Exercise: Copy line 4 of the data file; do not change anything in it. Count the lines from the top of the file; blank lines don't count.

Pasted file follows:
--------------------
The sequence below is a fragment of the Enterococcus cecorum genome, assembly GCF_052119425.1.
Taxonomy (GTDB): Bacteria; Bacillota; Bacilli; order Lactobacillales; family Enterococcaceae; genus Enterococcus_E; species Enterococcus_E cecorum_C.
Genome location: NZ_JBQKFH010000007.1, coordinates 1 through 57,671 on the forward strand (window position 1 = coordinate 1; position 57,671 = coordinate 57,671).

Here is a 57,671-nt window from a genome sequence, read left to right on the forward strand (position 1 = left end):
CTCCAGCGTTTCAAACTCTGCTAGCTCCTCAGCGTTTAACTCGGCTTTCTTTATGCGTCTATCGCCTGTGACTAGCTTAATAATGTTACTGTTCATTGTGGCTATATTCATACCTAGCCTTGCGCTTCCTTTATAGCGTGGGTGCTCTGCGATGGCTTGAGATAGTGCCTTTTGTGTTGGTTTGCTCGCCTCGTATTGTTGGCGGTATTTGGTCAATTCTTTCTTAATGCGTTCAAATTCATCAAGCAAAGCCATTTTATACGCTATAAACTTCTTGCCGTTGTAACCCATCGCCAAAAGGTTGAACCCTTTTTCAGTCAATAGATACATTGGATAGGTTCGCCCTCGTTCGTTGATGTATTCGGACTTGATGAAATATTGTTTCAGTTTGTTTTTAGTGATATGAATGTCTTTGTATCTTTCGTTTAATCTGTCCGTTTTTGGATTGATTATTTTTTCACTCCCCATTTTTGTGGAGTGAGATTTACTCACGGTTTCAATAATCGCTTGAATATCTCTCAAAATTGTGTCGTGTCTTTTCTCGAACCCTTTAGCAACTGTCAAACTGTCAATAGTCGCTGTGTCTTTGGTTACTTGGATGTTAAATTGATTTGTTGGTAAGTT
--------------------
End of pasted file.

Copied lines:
Here is a 57,671-nt window from a genome sequence, read left to right on the forward strand (position 1 = left end):